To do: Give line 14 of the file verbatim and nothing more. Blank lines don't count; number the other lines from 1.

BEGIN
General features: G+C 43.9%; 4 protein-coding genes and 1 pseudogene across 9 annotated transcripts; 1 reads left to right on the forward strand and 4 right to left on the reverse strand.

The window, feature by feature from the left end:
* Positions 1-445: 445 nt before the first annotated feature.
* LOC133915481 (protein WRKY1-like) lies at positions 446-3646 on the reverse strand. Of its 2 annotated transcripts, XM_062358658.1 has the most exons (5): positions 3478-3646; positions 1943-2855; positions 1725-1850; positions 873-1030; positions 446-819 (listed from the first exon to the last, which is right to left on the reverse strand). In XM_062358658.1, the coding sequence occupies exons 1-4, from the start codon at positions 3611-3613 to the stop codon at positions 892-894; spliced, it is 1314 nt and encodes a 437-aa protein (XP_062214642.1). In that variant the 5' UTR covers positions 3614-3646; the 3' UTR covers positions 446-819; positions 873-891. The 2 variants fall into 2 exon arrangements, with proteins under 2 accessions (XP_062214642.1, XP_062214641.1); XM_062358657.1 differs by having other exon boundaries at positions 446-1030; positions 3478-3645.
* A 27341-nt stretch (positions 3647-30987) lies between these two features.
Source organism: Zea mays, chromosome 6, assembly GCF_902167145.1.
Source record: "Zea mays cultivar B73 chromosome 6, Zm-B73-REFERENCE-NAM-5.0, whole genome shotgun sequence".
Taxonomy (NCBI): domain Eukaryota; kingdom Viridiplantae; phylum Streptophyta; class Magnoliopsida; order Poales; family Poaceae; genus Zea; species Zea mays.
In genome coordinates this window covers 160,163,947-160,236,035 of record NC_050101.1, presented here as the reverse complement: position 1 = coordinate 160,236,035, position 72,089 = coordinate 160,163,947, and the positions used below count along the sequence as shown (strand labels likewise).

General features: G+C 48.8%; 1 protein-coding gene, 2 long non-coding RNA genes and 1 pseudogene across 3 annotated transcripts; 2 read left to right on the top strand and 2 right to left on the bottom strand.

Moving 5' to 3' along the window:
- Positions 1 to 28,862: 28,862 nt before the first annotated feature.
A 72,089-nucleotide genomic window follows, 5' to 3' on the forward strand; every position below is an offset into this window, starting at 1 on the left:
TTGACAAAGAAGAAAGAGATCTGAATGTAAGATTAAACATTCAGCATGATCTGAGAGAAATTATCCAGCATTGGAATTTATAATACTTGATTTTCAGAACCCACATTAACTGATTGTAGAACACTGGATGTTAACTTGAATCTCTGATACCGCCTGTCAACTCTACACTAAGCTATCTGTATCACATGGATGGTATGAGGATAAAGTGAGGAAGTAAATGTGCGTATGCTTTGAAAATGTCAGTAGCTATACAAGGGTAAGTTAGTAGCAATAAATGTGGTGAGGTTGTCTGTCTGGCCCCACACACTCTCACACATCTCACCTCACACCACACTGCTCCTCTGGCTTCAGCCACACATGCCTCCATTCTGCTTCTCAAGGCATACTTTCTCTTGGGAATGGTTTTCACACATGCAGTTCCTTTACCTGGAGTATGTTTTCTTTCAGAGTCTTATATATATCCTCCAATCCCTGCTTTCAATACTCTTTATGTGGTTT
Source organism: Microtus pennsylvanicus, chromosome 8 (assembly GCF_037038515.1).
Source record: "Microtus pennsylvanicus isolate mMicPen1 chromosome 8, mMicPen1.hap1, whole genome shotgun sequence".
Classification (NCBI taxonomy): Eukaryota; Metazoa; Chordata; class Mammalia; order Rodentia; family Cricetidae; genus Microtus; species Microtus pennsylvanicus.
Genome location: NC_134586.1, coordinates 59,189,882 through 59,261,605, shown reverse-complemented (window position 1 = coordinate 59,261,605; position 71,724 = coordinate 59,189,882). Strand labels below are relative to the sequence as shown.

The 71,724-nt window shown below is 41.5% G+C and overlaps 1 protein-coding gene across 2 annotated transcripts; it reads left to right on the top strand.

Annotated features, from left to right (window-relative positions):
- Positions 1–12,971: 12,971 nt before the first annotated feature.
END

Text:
TTGACAAAGAAGAAAGAGATCTGAATGTAAGATTAAACATTCAGCATGATCTGAGAGAAATTATCCAGCATTGGAATTTATAATACTTGATTTTCAGAACCCACATTAACTGATTGTAGAACACTGGATGTTAACTTGAATCTCTGATACCGCCTGTCAACTCTACACTAAGCTATCTGTATCACATGGATGGTATGAGGATAAAGTGAGGAAGTAAATGTGCGTATGCTTTGAAAATGTCAGTAGCTATACAAGGGTAAGTTAGTAGCAATAAATGTGGTGAGGTTGTCTGTCTGGCCCCACACACTCTCACACATCTCACCTCACACCACACTGCTCCTCTGGCTTCAGCCACACATGCCTCCATTCTGCTTCTCAAGGCATACTTTCTCTTGGGAATGGTTTTCACACATGCAGTTCCTTTACCTGGAGTATGTTTTCTTTCAGAGTCTTATATATATCCTCCAATCCCTGCTTTCAATACTCTTTATGTGGTTT